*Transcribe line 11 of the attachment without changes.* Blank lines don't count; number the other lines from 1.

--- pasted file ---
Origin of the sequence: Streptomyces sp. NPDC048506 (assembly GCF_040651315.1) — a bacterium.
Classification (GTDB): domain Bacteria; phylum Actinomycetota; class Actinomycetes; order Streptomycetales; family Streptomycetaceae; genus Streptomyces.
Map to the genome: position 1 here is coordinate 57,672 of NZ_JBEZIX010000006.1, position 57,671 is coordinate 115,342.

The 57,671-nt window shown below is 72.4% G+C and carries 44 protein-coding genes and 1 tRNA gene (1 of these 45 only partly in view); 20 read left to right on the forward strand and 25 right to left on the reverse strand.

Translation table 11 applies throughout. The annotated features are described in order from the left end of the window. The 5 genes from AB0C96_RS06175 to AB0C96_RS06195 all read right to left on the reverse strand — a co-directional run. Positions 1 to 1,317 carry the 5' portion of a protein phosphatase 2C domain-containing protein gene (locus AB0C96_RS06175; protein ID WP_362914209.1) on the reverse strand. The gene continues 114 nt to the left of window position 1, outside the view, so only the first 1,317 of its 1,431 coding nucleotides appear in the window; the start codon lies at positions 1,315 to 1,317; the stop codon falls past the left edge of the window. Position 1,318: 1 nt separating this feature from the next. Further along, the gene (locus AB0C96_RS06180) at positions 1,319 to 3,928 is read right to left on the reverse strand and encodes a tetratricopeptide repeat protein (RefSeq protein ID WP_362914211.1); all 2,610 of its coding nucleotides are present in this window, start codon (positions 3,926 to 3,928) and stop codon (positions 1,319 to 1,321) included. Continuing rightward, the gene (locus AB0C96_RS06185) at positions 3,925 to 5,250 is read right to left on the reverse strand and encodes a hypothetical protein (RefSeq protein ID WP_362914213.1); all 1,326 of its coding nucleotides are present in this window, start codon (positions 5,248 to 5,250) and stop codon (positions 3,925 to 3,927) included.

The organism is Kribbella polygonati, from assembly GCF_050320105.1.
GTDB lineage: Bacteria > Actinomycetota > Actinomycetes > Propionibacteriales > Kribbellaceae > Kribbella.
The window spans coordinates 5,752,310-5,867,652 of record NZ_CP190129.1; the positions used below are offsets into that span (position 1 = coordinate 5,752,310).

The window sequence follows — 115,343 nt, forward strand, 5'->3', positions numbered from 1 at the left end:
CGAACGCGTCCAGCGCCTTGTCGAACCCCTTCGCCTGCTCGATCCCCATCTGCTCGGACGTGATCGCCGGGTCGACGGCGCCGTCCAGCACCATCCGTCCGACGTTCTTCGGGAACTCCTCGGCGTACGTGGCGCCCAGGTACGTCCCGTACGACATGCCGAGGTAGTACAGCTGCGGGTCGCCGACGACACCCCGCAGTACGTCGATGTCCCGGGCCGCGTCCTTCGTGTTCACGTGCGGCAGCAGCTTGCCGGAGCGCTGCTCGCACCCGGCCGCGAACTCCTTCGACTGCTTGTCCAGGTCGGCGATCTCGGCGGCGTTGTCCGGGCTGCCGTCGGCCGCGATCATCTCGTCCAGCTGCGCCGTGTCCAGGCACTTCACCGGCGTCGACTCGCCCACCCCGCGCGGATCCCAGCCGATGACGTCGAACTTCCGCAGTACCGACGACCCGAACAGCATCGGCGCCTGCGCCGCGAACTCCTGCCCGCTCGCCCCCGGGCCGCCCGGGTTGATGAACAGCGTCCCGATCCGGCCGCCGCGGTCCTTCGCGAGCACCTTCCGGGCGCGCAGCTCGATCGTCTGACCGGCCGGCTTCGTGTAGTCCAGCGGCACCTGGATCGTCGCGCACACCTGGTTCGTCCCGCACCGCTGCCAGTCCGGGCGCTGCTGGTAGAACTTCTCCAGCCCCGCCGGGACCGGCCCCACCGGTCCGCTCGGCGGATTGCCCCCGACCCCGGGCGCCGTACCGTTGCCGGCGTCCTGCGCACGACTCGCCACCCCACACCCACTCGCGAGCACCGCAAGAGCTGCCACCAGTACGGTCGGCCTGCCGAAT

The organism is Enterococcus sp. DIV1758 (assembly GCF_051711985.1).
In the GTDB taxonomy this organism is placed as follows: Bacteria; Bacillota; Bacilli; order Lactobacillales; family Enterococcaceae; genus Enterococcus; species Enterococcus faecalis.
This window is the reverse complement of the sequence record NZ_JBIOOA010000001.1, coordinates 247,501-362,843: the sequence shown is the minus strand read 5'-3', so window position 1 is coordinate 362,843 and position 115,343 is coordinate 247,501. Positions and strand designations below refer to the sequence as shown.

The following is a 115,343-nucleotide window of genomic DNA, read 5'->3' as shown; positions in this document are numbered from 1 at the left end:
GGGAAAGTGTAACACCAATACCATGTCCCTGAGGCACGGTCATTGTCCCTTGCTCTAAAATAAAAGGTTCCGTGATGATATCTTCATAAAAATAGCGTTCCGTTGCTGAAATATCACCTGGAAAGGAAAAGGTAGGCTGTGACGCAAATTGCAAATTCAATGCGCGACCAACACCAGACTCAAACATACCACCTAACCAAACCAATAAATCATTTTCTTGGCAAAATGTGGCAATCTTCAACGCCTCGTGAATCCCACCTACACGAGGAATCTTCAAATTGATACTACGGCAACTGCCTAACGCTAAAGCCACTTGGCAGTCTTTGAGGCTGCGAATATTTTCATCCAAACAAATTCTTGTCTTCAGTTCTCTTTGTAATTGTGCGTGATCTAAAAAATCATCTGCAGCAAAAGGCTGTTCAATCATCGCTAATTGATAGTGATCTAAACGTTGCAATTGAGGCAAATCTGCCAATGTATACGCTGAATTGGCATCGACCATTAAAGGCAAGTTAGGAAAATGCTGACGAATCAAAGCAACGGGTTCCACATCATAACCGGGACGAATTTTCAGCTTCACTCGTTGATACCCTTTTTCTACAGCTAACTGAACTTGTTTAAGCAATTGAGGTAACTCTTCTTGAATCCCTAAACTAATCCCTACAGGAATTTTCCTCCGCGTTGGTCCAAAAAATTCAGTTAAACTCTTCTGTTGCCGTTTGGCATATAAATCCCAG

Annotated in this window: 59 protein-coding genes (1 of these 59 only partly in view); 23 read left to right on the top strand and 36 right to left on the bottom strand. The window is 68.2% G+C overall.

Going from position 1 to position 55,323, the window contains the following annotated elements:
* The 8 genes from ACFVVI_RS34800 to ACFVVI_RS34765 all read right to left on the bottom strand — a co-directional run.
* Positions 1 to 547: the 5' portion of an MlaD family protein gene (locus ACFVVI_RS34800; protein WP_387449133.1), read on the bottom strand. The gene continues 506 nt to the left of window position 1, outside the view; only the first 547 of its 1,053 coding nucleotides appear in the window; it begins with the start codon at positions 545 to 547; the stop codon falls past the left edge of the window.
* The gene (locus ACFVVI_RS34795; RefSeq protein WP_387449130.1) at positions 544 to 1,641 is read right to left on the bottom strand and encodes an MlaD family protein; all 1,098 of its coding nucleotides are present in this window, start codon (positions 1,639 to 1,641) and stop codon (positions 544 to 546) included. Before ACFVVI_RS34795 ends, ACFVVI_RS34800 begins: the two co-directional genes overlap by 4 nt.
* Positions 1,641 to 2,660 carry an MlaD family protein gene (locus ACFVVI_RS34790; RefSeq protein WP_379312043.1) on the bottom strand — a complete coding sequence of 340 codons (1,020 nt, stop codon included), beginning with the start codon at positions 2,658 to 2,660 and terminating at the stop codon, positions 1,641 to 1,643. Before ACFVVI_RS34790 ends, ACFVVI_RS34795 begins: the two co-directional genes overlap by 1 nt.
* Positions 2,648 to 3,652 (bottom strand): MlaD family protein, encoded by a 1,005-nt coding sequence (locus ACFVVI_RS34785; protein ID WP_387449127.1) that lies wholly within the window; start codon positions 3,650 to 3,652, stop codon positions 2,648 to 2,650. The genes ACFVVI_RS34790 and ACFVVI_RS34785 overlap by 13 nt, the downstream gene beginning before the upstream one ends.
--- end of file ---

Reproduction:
The organism is Enterococcus sp. DIV1758 (assembly GCF_051711985.1).